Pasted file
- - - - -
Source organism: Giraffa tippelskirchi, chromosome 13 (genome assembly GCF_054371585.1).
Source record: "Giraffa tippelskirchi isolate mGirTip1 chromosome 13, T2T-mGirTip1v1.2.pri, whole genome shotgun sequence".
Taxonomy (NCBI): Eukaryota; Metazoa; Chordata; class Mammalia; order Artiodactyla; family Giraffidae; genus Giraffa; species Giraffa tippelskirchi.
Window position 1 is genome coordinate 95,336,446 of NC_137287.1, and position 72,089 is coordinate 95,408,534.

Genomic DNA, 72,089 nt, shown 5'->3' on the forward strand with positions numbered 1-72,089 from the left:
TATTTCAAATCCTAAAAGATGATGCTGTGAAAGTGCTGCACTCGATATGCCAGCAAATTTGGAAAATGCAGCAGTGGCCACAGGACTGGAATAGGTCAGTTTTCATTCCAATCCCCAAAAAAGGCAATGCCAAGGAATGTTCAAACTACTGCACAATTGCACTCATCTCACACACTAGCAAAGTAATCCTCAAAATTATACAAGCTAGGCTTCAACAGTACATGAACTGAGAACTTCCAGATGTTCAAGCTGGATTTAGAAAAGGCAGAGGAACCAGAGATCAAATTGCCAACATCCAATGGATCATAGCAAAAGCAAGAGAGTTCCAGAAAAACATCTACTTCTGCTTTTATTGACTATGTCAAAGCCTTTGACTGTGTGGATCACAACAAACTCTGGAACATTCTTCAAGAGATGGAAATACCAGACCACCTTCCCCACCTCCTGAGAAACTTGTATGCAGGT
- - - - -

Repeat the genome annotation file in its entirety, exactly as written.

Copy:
Source organism: Giraffa tippelskirchi, chromosome 13 (genome assembly GCF_054371585.1).
Source record: "Giraffa tippelskirchi isolate mGirTip1 chromosome 13, T2T-mGirTip1v1.2.pri, whole genome shotgun sequence".
Taxonomy (NCBI): Eukaryota; Metazoa; Chordata; class Mammalia; order Artiodactyla; family Giraffidae; genus Giraffa; species Giraffa tippelskirchi.
Window position 1 is genome coordinate 95,336,446 of NC_137287.1, and position 72,089 is coordinate 95,408,534.

Genomic DNA, 72,089 nt, shown 5'->3' on the forward strand with positions numbered 1-72,089 from the left:
TATTTCAAATCCTAAAAGATGATGCTGTGAAAGTGCTGCACTCGATATGCCAGCAAATTTGGAAAATGCAGCAGTGGCCACAGGACTGGAATAGGTCAGTTTTCATTCCAATCCCCAAAAAAGGCAATGCCAAGGAATGTTCAAACTACTGCACAATTGCACTCATCTCACACACTAGCAAAGTAATCCTCAAAATTATACAAGCTAGGCTTCAACAGTACATGAACTGAGAACTTCCAGATGTTCAAGCTGGATTTAGAAAAGGCAGAGGAACCAGAGATCAAATTGCCAACATCCAATGGATCATAGCAAAAGCAAGAGAGTTCCAGAAAAACATCTACTTCTGCTTTTATTGACTATGTCAAAGCCTTTGACTGTGTGGATCACAACAAACTCTGGAACATTCTTCAAGAGATGGAAATACCAGACCACCTTCCCCACCTCCTGAGAAACTTGTATGCAGGT